There may be reason for cautious optimism about winter high school sports.
The Connecticut Interscholastic Athletic Conference’s Board of Control approved “mitigating strategies” for winter sports on Thursday morning and will share them with member schools in the coming days.
The approval came after the the Board of Control discussed “recent communications with the Connecticut Department of Public Health and appraising the current level of in-person learning around the state.”
The CIAC, on Nov. 17, 2020, delayed the start date for winter sports practices to Jan. 19 due to concerns about the COVID-19 pandemic.
“We’re still planning that we are going to be playing sports in the winter season,” CIAC executive Glenn Lungarini said in a Thursday night phone interview, “and at this point, we’re still planning that we’re going to hold tournaments, state championships, in the winter season.”
Lungarini also told the Hartford Courant that both basketball and hockey would have a 12-game season.
The Board of Control is scheduled to meet again on Thursday, Jan. 14, and anticipates reviewing recommendations from the DPH and the Governor’s Office.
“Jan. 19 is the date we’ve targeted and until we either determine otherwise or are informed otherwise, that date remains the (one) we’re discussing,” Lungarini said. “I think we need to be realistic and take into account just where we are as a state right now. If you think back to the beginning of the winter, we were talking about what states were going into a red category in terms of COVID classification.
“Now the entire state virtually is in a red category. I think there’s maybe a handful of towns that are in gray or orange right now. That is something, again, you have to be aware of, you have to have conversations around, and we want to give time for our individual member schools to make decisions of what’s in the best interests of their schools and their communities.”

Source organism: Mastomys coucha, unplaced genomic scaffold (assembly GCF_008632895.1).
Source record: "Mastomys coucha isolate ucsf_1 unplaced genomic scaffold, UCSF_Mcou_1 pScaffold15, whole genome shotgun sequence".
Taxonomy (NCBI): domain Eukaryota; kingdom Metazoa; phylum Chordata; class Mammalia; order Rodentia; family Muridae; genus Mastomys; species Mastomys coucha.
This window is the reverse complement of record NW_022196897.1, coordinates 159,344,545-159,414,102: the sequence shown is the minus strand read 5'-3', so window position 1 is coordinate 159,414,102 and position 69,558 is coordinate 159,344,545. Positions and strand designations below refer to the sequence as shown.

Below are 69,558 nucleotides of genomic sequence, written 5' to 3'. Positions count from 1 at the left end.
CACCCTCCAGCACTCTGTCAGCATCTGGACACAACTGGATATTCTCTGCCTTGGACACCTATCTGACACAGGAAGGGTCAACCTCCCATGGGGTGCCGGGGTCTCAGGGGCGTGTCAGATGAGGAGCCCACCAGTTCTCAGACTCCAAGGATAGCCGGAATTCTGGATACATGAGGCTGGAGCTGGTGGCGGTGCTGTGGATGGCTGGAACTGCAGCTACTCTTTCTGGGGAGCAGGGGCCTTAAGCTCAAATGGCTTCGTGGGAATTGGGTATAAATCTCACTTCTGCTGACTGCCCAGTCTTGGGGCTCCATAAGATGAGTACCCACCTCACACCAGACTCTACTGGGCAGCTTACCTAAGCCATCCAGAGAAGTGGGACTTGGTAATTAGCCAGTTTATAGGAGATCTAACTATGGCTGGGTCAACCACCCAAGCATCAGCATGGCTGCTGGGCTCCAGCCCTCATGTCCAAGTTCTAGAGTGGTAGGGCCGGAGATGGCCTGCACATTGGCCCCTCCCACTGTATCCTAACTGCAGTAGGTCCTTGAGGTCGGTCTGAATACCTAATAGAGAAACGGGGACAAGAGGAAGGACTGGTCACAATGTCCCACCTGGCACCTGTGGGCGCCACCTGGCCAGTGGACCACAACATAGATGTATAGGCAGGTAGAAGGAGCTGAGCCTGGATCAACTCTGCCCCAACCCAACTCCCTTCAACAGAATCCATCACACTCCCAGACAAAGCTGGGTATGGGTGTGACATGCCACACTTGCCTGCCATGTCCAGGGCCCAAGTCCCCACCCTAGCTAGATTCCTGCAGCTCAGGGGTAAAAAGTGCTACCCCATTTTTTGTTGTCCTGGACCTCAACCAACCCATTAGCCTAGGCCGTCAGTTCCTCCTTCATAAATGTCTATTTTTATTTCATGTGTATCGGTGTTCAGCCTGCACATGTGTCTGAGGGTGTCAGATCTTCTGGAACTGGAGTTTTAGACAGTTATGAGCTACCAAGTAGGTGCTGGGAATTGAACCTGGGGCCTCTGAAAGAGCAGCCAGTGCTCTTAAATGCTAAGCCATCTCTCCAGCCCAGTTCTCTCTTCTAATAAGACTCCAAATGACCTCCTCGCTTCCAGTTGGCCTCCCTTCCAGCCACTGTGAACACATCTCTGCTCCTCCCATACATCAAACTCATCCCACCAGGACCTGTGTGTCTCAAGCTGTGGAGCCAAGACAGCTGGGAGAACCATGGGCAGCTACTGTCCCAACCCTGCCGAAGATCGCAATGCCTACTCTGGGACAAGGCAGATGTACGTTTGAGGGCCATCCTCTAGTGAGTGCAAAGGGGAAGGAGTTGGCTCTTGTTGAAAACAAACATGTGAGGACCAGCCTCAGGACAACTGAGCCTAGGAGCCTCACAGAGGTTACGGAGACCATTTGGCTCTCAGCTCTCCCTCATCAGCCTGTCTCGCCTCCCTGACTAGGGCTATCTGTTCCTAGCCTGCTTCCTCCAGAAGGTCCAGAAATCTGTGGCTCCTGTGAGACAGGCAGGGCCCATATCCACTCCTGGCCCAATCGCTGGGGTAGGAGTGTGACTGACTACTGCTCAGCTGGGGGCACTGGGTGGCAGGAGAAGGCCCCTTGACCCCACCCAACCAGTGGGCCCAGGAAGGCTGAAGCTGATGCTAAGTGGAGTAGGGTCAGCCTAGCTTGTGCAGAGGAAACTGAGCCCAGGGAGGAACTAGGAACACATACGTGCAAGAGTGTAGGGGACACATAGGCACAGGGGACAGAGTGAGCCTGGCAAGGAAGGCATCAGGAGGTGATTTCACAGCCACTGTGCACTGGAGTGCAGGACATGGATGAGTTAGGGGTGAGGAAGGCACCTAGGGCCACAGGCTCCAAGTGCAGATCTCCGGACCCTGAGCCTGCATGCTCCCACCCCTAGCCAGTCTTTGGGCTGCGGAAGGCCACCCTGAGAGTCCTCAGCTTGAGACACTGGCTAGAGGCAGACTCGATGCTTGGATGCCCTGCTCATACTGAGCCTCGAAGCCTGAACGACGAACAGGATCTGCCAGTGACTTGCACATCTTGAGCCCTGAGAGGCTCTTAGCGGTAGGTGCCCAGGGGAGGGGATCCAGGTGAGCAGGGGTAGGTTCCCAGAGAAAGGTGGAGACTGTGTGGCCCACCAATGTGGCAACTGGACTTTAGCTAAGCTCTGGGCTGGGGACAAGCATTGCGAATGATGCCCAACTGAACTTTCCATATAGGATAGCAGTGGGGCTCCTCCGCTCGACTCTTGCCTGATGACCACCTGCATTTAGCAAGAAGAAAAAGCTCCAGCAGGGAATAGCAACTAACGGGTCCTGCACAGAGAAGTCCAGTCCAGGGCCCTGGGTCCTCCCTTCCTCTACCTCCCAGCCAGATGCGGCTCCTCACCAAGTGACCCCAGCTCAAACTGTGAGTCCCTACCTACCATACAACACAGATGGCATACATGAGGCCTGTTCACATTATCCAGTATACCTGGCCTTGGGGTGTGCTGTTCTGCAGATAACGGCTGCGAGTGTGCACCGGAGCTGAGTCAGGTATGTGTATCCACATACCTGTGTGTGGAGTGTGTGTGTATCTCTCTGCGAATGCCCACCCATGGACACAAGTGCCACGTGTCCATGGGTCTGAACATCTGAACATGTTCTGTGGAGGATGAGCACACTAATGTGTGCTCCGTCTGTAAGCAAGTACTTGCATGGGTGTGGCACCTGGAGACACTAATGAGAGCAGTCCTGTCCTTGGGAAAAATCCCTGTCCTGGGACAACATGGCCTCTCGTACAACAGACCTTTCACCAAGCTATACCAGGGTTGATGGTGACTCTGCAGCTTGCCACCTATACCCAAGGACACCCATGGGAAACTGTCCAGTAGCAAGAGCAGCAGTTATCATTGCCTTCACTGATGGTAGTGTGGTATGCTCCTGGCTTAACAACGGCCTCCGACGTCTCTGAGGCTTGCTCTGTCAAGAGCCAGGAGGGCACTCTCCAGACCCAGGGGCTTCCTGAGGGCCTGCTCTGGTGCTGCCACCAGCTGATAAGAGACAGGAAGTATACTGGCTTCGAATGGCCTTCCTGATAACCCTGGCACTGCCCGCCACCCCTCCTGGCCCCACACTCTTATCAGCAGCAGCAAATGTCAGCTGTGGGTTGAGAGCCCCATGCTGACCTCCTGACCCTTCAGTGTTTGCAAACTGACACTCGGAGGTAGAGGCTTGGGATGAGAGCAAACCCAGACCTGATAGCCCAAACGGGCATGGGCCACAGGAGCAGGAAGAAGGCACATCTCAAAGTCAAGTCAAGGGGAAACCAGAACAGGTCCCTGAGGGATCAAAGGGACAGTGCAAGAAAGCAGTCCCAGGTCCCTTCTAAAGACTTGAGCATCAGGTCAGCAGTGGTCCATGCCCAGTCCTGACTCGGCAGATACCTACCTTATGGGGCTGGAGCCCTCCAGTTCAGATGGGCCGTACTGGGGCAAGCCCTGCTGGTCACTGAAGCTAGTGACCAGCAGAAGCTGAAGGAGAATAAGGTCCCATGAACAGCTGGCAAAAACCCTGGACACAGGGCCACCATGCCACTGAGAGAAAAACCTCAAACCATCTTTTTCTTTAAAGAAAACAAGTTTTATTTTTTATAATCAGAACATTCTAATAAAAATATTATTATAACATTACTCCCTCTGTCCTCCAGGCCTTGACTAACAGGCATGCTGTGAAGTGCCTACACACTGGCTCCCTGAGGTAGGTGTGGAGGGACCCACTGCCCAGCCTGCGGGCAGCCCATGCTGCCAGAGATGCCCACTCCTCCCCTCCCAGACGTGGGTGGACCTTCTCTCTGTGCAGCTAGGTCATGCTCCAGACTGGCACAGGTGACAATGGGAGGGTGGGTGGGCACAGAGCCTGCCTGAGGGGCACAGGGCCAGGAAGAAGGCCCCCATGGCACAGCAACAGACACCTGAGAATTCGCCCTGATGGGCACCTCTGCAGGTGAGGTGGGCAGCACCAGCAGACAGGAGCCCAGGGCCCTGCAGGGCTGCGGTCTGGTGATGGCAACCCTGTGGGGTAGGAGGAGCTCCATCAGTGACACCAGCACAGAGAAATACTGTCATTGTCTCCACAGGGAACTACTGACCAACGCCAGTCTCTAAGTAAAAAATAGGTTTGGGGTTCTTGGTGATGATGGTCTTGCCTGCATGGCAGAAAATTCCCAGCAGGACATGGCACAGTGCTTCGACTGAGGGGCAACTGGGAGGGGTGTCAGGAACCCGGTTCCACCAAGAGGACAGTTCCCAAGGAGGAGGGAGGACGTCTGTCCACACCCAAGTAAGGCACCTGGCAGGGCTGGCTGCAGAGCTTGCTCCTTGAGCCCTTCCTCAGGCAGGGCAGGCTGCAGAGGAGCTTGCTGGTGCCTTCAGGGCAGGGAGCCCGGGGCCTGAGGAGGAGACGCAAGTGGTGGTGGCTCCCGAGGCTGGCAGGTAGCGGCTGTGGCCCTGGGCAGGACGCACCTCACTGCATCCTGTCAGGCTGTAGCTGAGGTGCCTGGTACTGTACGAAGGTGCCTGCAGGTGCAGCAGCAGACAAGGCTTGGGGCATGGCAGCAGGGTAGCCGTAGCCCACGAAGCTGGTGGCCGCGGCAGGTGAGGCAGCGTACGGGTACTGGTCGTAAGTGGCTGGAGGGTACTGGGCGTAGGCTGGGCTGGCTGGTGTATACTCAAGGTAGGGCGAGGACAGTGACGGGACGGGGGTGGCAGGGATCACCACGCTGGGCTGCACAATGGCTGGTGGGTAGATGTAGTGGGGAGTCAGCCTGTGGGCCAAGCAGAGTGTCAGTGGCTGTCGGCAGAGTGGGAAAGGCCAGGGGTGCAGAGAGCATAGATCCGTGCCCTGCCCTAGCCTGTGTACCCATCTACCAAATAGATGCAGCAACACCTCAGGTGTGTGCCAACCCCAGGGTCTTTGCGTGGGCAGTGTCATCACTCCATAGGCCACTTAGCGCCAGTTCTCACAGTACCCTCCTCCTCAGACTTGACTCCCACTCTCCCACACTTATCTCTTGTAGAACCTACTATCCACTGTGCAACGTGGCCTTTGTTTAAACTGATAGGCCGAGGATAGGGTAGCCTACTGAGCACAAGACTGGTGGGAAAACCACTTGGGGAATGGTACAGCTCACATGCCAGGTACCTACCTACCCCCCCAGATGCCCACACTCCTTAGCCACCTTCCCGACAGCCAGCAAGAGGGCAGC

The CIAC sanctioned an abbreviated fall season that ran from October to early November with most of the sports being played outside. The state’s DPH recommended postponing sports it considered moderate risk (volleyball) and high risk (football) to the spring.
Volleyball was eventually held with players and coaches wearing masks. Football was the only sport that wasn’t sanctioned as the CIAC opted to heed recommendations of the Governor’s office and DPH to not hold high-risk sports.
The CIAC did agree last September to consider full contact 11-on-11 football for the spring as long as it didn not negatively impact spring sports.
The National Federation of State High School Associations released guidance for its member schools last May and labeled basketball, gymnastics and hockey “moderate risk” sports. Individual swimming and indoor track’s running and throwing events are considered lower risk. Cheerleading and wrestling are the CIAC’s only winter sports considered higher risk.
Thirty three states have modified basketball seasons and 18 made no changes, according to the NFHS.
Thirty-nine states have modified wrestling seasons, according to the NFHS. That includes Vermont, which canceled its season in November.
Connecticut averaged 63.3 daily positive COVID cases per 100,000 residents (15,791) over the last seven days, according to data updated Thursday by the Centers for Disease Control and Prevention. That number places the state 26th overall in the country.
New London County had 11,867 confirmed cases as of this weekend, according to the state Department of Health, fourth overall among of the state’s eight counties. By comparison, New Haven is third (48,063).
New London County and Middlesex County are tied for fourth in 208 confirmed deaths. New Haven County is third with 1,375.
Lungarini, when asked if he believed a high school season was possible with so much of the state in red, said, “I do think it could be held, especially where the infections and hospitalizations are a in a downward trend.
“We did anticipate that there would be spikes after the holiday season. We expected spikes after New Year’s, but I think Connecticut is doing a very good job with the rollout of the vaccines. Hopefully attention to general mitigating strategies will help us return to those (lower) COVID numbers that led the country in the fall.”